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How NASA chases and investigates bright cosmic blips

How NASA chases and investigates bright cosmic blips
Astronomers think a long GRB (gamma-ray burst) arises from a massive, rapidly rotating star when its core runs out of fuel and collapses, forming a black hole in the star’s center. In this artist's concept, two jets emerge from the dying star and interact with surrounding gas and dust. Credit: NASA's Goddard Space Flight Center Conceptual Image Lab

Stephen Lesage's phone started vibrating just after halftime on Oct. 9, 2022, while he was watching a soccer game in Atlanta with a friend. When Lesage saw the incoming messages, the match no longer seemed important. There had been a rare cosmic event, and he needed to get to his computer immediately.

NASA's Fermi Gamma-Ray Satellite and Neil Gehrels Swift Observatory had spotted an unusually bright signal in space, and sent automatic alerts to scientists. Lesage's team's Fermi chat channel lit up with messages as scientists coordinated their follow-up strategy.

"Everyone in that group was like, 'this thing's crazy! Who's on duty to analyze this? This is what we've been waiting for,'" Lesage, a graduate student at the University of Alabama, Huntsville, recalled. "Time to go!"

The unusual event turned to be a cosmic burst that may have been the brightest at X-ray and gamma-ray energies since civilization began. Astronomers dubbed it the BOAT, "the brightest of all time." Lesage led an analysis of Fermi data that demonstrated just how bright the BOAT really was.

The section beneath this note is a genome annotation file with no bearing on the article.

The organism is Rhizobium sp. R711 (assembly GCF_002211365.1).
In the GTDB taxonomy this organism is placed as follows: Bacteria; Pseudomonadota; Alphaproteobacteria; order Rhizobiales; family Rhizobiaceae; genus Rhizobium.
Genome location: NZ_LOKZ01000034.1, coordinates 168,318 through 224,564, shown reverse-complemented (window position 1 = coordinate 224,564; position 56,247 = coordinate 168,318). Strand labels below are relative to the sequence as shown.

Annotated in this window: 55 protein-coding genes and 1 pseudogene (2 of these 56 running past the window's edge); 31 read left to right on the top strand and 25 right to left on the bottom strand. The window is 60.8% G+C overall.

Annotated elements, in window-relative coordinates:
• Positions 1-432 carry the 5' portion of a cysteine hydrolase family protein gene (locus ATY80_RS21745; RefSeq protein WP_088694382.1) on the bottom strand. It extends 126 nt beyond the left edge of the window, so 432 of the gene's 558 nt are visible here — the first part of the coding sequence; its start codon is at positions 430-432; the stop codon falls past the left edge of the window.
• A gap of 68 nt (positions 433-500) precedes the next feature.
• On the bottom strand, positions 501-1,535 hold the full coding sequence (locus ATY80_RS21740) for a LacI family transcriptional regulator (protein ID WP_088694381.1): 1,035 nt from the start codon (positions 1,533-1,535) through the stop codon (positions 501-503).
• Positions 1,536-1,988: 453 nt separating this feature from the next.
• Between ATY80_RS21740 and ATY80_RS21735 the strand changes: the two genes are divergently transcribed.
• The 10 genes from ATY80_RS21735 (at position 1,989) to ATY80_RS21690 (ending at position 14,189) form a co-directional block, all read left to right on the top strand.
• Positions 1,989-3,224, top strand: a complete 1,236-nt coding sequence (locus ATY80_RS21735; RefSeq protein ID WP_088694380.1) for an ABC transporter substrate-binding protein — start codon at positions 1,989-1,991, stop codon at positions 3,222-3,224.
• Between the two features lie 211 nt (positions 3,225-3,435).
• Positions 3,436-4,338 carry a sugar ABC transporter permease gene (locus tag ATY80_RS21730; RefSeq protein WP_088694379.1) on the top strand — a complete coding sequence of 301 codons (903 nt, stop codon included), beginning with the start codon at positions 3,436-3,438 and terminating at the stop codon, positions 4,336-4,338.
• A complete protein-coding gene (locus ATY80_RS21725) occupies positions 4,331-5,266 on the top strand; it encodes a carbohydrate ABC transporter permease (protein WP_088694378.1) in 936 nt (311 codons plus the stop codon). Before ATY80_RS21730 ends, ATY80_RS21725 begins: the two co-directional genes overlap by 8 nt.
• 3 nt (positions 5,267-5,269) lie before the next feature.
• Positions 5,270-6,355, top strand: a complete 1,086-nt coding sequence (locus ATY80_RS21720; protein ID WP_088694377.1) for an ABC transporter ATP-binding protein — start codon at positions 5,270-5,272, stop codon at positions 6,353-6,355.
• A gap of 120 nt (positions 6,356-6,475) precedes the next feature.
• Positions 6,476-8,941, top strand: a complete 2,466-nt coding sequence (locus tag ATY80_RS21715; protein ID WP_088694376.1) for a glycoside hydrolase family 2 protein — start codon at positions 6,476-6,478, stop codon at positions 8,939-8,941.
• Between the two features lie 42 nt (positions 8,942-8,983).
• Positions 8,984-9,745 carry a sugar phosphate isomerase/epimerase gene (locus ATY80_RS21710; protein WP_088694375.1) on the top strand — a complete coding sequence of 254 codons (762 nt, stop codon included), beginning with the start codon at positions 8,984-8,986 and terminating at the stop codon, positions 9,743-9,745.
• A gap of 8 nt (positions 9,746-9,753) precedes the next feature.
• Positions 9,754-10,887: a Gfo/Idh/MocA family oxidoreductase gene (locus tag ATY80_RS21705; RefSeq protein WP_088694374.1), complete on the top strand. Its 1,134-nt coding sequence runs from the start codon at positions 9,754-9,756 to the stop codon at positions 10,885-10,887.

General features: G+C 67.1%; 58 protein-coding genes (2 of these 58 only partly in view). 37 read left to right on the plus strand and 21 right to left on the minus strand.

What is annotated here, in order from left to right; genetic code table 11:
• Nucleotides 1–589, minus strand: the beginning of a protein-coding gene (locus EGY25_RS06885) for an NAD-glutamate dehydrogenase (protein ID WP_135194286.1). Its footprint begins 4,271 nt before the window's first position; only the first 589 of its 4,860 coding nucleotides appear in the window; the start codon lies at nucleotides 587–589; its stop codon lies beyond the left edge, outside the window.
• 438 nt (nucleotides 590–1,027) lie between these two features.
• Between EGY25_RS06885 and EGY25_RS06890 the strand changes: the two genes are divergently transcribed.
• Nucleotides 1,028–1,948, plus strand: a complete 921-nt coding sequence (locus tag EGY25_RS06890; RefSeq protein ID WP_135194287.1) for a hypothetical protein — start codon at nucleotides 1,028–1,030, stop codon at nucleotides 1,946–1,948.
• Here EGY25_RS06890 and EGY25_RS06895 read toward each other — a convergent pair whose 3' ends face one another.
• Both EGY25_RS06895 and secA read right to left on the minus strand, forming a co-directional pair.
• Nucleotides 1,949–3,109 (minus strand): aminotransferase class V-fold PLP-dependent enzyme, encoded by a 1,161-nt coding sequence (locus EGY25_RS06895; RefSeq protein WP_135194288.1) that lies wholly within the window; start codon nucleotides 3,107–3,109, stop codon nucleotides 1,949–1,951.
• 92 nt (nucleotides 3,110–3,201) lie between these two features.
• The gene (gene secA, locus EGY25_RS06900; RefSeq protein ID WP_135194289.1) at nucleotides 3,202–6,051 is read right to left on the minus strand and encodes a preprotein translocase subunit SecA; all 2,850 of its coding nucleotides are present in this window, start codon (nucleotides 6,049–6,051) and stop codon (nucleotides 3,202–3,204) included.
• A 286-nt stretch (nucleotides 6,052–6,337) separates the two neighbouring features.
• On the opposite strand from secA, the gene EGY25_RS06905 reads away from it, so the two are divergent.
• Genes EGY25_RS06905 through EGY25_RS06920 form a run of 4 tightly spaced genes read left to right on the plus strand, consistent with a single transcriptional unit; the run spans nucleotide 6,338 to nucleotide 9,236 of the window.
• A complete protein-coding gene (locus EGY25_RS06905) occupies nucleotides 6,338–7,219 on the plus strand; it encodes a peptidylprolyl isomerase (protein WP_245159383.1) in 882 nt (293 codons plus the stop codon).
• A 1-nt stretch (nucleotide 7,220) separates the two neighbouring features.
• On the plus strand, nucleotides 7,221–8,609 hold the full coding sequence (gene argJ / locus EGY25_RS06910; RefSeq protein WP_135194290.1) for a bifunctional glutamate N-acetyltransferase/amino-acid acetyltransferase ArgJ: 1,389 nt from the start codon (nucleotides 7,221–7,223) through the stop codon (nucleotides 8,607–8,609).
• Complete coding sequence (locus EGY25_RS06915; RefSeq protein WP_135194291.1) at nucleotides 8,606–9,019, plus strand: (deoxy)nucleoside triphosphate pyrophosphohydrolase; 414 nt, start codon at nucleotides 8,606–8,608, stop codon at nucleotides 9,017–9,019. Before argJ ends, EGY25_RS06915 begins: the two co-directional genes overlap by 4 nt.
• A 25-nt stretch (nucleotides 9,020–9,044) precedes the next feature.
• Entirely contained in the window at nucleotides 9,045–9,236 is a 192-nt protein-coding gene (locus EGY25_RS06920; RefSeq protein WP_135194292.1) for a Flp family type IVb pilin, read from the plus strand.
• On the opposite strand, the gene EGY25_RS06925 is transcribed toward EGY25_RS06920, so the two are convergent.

More than 150 telescopes in space and on Earth followed up to get more details of the event including NASA's IXPE (Imaging X-ray Polarimetry Explorer ), Hubble Space Telescope, and James Webb Space Telescope, as well as the European Space Agency's XMM-Newton telescope.

Doomed neutron stars whirl toward their demise in this illustration. Gravitational waves bleed away orbital energy, causing the stars to move closer together and merge. As they collide, some of the debris blasts away in particle jets moving at nearly the speed of light, producing a brief burst of gamma rays. Credit: NASA’s Goddard Space Flight Center/Conceptual Image Lab

The universe is changing

The BOAT is an example of what astronomers call Time-Domain and Multimessenger Astronomy. The "Time Domain" part refers to events that happen in the universe that telescopes can observe as they unfold, such as a supernova or the merger of two neutron stars.

"Multimessenger Astronomy" refers to the variety of "messengers" that deliver information from the universe, including all forms of light, , and ripples in spacetime called .

While the universe may seem like it changes extremely slowly, over millions or even billions of years, its celestial occupants do sometimes produce dramatic changes on the order of days or even fractions of seconds. Galactic centers brighten as their central black holes eat material.

Black holes siphon plasma from . Stars explode. Neutron stars collide with black holes, neutron stars collide with neutron stars, and black holes merge with black holes. Even distant crashes of celestial objects can send powerful ripples that can be detected by space- and and instruments. Many of these phenomena are unpredictable in terms of both where and when they might happen next.